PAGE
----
fn link_ref(&self) -> &AtomicArc<L> {
        &self.0
    }
}

let barrier = Barrier::new();

let head: L = L::default();
let tail: Arc<L> = Arc::new(L(AtomicArc::null(), 1));

// A new entry is pushed.
assert!(head.push_back(tail.clone(), false, Relaxed, &barrier).is_ok());
assert!(!head.is_marked(Relaxed));

// Users can mark a flag on an entry.
head.mark(Relaxed);
assert!(head.is_marked(Relaxed));

// `next_ptr` traverses the linked list.
let next_ptr = head.next_ptr(Relaxed, &barrier);
assert_eq!(next_ptr.as_ref().unwrap().1, 1);

// Once `tail` is deleted, it becomes invisible.
tail.delete_self(Relaxed);
assert!(head.next_ptr(Relaxed, &barrier).is_null());

Performance

Interpret the results cautiously as benchmarks do not represent real world workloads.

Setup

  • OS: SUSE Linux Enterprise Server 15 SP2
  • CPU: Intel(R) Xeon(R) CPU E7-8880 v4 @ 2.20GHz x 4
  • RAM: 1TB
  • Rust: 1.60.0
  • SCC: 0.7.0

Workload

  • A disjoint range of 16M usize integers is assigned to each thread.
  • Insert: each thread inserts its own records.
  • Read: each thread reads its own records in the container.
  • Scan: each thread scans the entire container once.
  • Remove: each thread removes its own records from the container.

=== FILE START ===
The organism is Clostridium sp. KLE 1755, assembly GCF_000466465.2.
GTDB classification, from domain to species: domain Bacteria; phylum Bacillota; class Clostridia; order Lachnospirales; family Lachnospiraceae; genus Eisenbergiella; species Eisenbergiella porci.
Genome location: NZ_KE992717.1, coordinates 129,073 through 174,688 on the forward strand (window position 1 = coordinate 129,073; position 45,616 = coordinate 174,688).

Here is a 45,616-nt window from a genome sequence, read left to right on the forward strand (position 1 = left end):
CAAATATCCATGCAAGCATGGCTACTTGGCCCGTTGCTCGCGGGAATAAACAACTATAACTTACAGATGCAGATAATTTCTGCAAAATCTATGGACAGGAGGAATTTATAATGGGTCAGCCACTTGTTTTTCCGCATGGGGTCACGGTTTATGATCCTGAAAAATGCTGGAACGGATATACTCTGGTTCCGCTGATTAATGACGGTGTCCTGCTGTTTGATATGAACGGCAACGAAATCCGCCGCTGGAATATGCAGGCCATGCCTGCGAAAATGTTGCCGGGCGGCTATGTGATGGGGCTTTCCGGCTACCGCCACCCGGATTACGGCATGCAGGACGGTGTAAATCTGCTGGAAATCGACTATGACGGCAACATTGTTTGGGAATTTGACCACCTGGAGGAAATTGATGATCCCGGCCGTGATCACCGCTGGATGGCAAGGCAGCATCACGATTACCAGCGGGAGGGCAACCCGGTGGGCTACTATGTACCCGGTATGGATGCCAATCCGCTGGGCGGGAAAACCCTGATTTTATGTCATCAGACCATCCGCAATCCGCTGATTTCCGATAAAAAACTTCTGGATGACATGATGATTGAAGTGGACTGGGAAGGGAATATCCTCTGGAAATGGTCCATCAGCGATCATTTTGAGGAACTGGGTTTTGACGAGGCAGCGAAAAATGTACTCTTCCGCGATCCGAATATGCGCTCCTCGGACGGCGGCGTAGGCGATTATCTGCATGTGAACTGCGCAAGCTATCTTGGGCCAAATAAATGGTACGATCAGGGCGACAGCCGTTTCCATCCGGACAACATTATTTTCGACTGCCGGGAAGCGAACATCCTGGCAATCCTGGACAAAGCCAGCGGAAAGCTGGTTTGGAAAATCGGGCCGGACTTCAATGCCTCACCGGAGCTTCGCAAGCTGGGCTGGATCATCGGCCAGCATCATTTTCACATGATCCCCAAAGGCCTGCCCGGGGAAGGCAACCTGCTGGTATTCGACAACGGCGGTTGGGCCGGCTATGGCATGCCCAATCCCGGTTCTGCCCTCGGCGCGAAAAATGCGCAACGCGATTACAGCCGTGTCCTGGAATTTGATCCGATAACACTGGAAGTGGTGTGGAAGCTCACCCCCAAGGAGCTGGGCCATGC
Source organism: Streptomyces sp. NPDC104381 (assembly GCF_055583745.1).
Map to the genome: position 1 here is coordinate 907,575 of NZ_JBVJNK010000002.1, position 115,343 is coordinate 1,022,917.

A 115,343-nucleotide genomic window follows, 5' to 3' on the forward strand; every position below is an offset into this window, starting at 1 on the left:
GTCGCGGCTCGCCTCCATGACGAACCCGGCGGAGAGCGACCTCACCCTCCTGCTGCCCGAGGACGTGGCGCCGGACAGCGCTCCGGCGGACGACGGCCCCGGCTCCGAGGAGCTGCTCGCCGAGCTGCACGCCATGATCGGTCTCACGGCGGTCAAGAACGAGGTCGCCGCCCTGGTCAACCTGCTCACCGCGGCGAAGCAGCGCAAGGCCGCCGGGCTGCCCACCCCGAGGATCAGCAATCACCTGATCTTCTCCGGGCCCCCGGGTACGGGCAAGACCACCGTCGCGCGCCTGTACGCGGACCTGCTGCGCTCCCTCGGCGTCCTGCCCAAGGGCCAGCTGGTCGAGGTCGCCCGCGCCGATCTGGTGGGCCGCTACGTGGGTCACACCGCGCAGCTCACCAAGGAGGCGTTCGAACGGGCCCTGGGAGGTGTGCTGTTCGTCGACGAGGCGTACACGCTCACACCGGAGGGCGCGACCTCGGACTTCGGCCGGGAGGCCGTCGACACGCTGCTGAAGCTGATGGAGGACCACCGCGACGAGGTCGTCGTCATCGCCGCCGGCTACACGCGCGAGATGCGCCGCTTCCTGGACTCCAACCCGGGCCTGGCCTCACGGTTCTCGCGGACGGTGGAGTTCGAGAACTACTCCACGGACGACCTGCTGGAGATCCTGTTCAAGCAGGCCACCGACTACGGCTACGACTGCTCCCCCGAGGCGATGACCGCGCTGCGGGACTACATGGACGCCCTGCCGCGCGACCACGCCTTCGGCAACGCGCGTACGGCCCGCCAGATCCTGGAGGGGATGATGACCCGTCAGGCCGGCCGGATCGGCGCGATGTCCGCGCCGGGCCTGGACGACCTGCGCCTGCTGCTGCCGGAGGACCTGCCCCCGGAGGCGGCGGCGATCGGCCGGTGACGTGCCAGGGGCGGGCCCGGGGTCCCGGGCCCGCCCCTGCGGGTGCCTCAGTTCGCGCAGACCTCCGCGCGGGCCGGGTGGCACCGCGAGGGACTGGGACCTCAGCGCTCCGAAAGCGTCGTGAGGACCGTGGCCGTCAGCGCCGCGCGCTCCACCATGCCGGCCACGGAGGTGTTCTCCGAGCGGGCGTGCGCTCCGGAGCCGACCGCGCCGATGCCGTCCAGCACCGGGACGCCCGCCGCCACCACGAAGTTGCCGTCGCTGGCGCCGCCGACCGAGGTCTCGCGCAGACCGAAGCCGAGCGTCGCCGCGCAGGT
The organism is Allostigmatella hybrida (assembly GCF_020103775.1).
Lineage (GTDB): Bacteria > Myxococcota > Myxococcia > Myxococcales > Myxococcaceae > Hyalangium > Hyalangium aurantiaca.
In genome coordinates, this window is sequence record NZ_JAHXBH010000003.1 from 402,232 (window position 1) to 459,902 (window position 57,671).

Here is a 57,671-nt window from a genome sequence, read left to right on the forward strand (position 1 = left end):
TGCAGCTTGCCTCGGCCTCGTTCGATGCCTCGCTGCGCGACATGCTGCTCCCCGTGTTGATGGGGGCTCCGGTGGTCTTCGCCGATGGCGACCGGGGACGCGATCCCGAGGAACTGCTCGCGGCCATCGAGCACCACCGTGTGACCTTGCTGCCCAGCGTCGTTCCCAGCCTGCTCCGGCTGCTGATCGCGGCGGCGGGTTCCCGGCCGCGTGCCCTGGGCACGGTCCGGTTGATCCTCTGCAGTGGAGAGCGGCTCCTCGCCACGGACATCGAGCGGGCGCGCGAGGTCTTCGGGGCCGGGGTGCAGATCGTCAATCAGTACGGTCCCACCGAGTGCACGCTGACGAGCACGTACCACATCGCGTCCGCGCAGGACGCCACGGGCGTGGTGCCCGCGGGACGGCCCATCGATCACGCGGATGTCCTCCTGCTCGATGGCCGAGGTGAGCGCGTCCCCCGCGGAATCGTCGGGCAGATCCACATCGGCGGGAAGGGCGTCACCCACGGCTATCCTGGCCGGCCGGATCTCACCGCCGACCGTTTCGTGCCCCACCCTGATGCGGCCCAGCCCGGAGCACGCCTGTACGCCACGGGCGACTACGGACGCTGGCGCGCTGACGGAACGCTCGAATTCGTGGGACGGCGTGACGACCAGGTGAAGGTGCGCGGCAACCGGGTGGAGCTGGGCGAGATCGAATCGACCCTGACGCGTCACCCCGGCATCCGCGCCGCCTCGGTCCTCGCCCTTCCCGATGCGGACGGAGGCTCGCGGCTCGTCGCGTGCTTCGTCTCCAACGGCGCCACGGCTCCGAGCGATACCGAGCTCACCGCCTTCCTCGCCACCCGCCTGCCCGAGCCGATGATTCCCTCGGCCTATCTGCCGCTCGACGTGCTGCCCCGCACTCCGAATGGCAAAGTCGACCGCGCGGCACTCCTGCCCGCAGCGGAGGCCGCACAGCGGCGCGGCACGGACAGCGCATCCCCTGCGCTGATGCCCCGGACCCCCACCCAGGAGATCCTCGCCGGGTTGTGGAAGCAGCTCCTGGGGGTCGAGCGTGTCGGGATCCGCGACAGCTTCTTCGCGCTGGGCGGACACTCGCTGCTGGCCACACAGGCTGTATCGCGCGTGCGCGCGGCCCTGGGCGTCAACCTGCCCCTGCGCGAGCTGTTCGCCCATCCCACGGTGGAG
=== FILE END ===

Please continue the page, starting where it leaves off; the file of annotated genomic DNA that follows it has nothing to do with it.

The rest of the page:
• InsertR, RemoveR: each thread additionally operates using keys belonging to a randomly chosen remote thread.
  • Mixed: each thread performs InsertR -> ReadR -> RemoveR.

Results

1 thread 4 threads 16 threads 64 threads
Insert 9.48s 16.178s 42.799s 45.928s
Read 3.96s 5.119s 6.569s 8.299s
Scan 0.147s 0.812s 3.02s 13.26s
Remove 4.699s 6.682s 10.923s 23.212s
InsertR 11.182s 27.138s 53.489s 57.839s
Mixed 14.924s 31.285s 30.837s 33.285s
RemoveR 7.058s 12.888s 18.83s 26.969s
1 thread 4 threads 16 threads 64 threads
Insert 9.711s 16.848s 43.537s 51.047s
Read 3.594s 4.91s 6.297s 8.149s
Scan 0.267s 1.299s 5.096s 20.333s
Remove 4.793s 7.068s 12.463s 32.599s
InsertR 11.408s 27.405s 54.514s 64.536s
Mixed 16.864s 35.796s 38.818s 41.617s
RemoveR 7.284s 13.311s 19.423s 38.212s
1 thread 4 threads 16 threads 64 threads
Insert 14.479s 15.995s 18.663s 48.034s
Read 3.577s 4.107s 4.549s 4.999s
Scan 1.258s 5.186s 20.982s 83.714s
Remove 5.775s 8.332s 9.951s 10.337s
InsertR 19.995s 73.901s 41.952s 64.629s
Mixed 27.95s 162.835s 423.863s 446.756s
RemoveR 9.33s 23.095s 28.811s 35.342s

HashMap Performance Comparison with DashMap and flurry

Changelog

0.8.3

  • Fix ebr::AtomicArc::{clone, get_arc} to never return a null pointer if the ebr::AtomicArc is always non-null.

0.8.2

0.8.1

  • Implement Debug for container types.

0.8.0

  • Add ebr::suspend which enables garbage instances in a dormant thread to be reclaimed by other threads.
  • Minor Queue API update.
  • Reduce HashMap memory usage.

Dependencies